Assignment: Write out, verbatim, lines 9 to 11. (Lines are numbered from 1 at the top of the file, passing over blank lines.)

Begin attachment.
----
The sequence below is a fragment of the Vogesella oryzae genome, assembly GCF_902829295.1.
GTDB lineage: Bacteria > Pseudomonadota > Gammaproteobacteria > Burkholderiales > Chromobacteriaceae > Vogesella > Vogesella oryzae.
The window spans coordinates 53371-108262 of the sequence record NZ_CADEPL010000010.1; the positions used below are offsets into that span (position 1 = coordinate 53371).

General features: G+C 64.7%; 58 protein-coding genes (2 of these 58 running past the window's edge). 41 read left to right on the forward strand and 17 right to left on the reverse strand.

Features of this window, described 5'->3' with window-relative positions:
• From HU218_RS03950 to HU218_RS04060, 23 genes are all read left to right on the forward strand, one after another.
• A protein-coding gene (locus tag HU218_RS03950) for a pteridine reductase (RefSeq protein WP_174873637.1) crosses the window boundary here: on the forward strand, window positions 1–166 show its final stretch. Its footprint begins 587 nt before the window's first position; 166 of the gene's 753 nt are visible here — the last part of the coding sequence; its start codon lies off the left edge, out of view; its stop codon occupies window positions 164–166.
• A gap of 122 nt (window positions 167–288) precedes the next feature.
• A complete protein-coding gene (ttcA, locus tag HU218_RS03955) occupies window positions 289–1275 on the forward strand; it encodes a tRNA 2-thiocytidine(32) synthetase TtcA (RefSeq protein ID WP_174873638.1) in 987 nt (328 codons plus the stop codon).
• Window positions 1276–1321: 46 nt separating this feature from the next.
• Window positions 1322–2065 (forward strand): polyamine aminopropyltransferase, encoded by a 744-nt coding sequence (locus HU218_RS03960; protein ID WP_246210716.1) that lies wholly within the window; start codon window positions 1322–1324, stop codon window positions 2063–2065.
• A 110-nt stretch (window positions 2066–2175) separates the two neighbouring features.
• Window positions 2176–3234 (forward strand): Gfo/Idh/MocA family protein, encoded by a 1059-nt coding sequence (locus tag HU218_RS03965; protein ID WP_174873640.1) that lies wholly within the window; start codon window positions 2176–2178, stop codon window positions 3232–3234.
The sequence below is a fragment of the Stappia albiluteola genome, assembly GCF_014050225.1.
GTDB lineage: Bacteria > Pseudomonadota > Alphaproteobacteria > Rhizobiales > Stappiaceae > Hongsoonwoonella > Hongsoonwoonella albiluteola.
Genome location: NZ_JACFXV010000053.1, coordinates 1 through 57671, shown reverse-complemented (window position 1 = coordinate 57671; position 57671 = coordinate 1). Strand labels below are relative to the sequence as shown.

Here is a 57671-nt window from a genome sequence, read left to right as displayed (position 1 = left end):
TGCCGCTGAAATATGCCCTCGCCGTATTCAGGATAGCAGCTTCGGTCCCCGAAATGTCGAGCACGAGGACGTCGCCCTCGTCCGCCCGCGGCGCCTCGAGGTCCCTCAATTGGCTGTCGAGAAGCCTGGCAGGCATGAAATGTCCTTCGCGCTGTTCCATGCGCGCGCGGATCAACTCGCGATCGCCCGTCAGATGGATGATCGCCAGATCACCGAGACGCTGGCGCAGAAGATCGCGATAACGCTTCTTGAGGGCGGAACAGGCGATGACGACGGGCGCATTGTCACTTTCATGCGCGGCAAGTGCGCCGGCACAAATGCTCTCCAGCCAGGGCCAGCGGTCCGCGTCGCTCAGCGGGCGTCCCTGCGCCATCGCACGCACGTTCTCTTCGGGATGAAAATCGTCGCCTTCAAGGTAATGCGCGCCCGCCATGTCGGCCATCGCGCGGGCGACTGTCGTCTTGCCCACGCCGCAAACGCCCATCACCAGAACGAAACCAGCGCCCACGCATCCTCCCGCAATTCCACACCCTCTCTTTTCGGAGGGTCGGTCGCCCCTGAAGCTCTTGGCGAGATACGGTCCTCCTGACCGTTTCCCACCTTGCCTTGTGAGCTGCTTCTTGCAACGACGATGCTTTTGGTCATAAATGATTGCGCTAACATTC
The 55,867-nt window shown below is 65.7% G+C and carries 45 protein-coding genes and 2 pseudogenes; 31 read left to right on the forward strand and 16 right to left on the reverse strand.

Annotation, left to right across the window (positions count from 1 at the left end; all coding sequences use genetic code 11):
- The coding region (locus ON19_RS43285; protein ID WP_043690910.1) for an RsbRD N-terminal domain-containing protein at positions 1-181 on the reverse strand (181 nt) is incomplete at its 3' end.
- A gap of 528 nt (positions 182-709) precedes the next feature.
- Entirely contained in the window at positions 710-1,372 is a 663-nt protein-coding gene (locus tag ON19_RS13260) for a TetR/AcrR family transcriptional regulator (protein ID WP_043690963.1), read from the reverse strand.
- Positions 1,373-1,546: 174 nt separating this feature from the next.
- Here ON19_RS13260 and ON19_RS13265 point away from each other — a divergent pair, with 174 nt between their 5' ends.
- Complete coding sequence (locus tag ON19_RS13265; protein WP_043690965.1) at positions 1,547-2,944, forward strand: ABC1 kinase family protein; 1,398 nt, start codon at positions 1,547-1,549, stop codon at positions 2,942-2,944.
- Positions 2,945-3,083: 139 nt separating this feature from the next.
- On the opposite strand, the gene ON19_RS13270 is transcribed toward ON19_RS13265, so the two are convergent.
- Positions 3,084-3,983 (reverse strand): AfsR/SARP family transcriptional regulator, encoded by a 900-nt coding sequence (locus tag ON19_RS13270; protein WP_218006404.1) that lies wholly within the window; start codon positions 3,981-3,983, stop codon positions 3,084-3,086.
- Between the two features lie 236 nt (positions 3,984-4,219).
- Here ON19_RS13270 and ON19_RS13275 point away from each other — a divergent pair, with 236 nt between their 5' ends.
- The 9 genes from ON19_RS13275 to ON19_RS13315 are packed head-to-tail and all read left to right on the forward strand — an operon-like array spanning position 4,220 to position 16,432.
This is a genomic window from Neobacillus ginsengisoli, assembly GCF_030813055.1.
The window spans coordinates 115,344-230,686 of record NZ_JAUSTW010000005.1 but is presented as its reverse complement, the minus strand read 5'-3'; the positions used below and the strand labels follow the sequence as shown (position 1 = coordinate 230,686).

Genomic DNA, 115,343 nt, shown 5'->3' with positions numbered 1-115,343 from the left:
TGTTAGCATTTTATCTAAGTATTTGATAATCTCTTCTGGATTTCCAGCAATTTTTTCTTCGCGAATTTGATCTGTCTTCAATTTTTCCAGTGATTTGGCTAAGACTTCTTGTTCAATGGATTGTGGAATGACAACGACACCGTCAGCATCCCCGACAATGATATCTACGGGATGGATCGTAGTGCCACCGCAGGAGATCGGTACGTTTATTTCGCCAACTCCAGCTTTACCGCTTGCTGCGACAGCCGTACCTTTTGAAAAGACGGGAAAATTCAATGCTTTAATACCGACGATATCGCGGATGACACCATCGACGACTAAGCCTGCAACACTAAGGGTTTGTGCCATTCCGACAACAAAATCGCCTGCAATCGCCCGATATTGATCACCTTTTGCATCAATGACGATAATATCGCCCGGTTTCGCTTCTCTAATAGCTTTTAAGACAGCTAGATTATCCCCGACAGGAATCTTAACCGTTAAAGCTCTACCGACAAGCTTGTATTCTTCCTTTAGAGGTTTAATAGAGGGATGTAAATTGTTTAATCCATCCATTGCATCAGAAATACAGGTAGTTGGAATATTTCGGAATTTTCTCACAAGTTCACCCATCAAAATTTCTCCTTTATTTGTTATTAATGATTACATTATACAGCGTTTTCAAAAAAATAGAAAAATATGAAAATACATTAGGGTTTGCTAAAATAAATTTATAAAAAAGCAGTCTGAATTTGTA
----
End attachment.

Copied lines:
• A complete protein-coding gene (ttcA, locus tag HU218_RS03955) occupies window positions 289–1275 on the forward strand; it encodes a tRNA 2-thiocytidine(32) synthetase TtcA (RefSeq protein ID WP_174873638.1) in 987 nt (328 codons plus the stop codon).
• Window positions 1276–1321: 46 nt separating this feature from the next.
• Window positions 1322–2065 (forward strand): polyamine aminopropyltransferase, encoded by a 744-nt coding sequence (locus HU218_RS03960; protein ID WP_246210716.1) that lies wholly within the window; start codon window positions 1322–1324, stop codon window positions 2063–2065.